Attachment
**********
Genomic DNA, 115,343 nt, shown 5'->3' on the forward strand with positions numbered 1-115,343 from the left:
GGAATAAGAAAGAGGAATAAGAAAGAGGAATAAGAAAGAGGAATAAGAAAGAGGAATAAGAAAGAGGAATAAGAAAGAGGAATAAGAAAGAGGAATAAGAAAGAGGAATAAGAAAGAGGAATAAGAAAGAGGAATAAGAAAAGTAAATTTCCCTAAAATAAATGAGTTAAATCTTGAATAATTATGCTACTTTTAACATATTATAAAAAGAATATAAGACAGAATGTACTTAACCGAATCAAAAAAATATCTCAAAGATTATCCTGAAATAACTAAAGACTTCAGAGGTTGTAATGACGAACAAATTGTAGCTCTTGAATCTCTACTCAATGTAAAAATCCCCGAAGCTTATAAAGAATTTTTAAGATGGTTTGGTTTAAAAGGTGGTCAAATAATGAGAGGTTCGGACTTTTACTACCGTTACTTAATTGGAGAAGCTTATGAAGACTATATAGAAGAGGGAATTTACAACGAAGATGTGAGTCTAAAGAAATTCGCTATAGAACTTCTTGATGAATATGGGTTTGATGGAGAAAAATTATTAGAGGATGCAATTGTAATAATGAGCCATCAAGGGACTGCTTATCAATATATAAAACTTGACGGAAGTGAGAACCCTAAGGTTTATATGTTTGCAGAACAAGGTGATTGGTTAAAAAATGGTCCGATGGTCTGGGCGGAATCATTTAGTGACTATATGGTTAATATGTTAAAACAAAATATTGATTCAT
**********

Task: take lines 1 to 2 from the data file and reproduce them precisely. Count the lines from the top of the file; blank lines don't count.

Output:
Genomic DNA, 115,343 nt, shown 5'->3' on the forward strand with positions numbered 1-115,343 from the left:
GGAATAAGAAAGAGGAATAAGAAAGAGGAATAAGAAAGAGGAATAAGAAAGAGGAATAAGAAAGAGGAATAAGAAAGAGGAATAAGAAAGAGGAATAAGAAAGAGGAATAAGAAAGAGGAATAAGAAAGAGGAATAAGAAAAGTAAATTTCCCTAAAATAAATGAGTTAAATCTTGAATAATTATGCTACTTTTAACATATTATAAAAAGAATATAAGACAGAATGTACTTAACCGAATCAAAAAAATATCTCAAAGATTATCCTGAAATAACTAAAGACTTCAGAGGTTGTAATGACGAACAAATTGTAGCTCTTGAATCTCTACTCAATGTAAAAATCCCCGAAGCTTATAAAGAATTTTTAAGATGGTTTGGTTTAAAAGGTGGTCAAATAATGAGAGGTTCGGACTTTTACTACCGTTACTTAATTGGAGAAGCTTATGAAGACTATATAGAAGAGGGAATTTACAACGAAGATGTGAGTCTAAAGAAATTCGCTATAGAACTTCTTGATGAATATGGGTTTGATGGAGAAAAATTATTAGAGGATGCAATTGTAATAATGAGCCATCAAGGGACTGCTTATCAATATATAAAACTTGACGGAAGTGAGAACCCTAAGGTTTATATGTTTGCAGAACAAGGTGATTGGTTAAAAAATGGTCCGATGGTCTGGGCGGAATCATTTAGTGACTATATGGTTAATATGTTAAAACAAAATATTGATTCAT